Heal the world: Biologist urges students to think about the future of the environment

By By Davey Davis

By Davey Davis

College is the place where change has to begin-on both a personal and an institutional level, Fred Montague, professor of environmental biology, said during a lecture in the Honors Center Nov. 30.

Montague said he does not see a bright future on this planet without drastic measures being taken.

He asked students to re-examine their lifestyles in order to promote the preservation of nature and the inclusion of all people and species in their worldview.

“Students have an amazing amount of potential, time and energy. You need to be really careful about how you use it,” he said.

Montague said that school and society focus on methods that are disastrous for the world, from the well-being of citizens to the welfare of the environment.

“We can tell you how to orchestrate and engineer the domination of nature, but we can’t teach you how to grow a healthy meal or prepare it,” he said.

Montague began by outlining the population growth around the world.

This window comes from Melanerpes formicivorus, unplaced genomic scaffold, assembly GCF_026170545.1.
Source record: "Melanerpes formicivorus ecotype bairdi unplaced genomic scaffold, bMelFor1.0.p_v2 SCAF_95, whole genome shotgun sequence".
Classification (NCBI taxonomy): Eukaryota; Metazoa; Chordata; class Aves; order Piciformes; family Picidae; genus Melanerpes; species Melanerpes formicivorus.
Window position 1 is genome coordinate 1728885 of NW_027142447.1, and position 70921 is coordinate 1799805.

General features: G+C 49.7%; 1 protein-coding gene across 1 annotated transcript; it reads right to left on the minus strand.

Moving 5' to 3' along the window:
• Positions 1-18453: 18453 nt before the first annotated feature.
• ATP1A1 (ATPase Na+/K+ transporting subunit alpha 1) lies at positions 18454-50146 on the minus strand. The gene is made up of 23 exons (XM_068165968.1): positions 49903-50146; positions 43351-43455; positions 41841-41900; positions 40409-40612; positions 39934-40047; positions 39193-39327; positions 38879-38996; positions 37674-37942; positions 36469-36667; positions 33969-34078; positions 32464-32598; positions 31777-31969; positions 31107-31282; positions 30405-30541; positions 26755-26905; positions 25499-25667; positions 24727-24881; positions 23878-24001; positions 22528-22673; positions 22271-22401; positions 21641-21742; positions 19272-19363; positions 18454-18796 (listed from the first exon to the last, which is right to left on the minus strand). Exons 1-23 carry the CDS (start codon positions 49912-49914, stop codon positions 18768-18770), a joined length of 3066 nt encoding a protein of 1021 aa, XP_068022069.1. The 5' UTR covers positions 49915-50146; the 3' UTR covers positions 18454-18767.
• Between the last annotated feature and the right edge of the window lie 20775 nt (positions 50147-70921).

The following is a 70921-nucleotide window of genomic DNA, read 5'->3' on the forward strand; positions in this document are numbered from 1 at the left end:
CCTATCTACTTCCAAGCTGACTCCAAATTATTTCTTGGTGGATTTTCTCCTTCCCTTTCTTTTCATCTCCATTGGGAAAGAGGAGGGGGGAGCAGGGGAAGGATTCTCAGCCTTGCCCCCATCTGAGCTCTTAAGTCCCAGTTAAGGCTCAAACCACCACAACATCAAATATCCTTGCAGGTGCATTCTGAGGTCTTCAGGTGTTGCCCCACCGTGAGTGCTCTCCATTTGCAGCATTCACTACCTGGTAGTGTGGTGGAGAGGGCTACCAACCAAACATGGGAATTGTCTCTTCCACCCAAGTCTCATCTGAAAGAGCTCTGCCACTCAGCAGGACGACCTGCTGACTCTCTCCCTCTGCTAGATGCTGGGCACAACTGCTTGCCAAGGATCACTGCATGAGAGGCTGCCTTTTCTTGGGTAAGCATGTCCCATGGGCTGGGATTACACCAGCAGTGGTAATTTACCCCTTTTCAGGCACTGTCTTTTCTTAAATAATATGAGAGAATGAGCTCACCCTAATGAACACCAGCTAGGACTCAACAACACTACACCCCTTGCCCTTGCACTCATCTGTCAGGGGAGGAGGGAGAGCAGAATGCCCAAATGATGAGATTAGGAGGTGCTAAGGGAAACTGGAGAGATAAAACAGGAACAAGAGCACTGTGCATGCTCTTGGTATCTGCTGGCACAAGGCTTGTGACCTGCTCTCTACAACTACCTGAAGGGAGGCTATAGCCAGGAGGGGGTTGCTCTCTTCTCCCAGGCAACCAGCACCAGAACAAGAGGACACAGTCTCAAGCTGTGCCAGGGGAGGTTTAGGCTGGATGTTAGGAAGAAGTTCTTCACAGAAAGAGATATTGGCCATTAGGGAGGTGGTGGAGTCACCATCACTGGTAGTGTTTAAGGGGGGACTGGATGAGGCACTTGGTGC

The less wealthy countries, which contain 81 percent of the world’s people, will double in population within the next 60 years.

In wealthy countries, doubling will take 700 years. This is due to wealthy countries’ intervening in death rates but not attempting to affect birth rates.

This ties into ecology because of the methods America uses to advance other societies.

“Right now, we materially develop other countries. Now here’s the problem: in the developed countries, we have 20 percent of the world’s population using 80 percent of the world’s resources and creating 80 percent of the world’s pollution,” he said.

In order for the rest of the world’s 5.2 billion people to achieve the level of material consumption of the wealthy countries, we would need six more planets, he said, offering this as an example of our expending resources beyond our limits.

This value of consumption is shortsighted, Montague said.

“It is impossible to steal from your ancestors. It is illegal to steal from each other. But it has become a way of life and a cornerstone of American economics to steal from the future generations.”

Stephen Jeffries, a junior in finance, said the lecture was revealing.

“Lots of people agree with this stuff-they just don’t know it,” he said.

Jessica Frandsen, freshman biology major, liked the facts but said she found the lack of solutions disappointing.

“You want to have an idea of what to do. The only advice he gave was to drink from mason jars,” she said.

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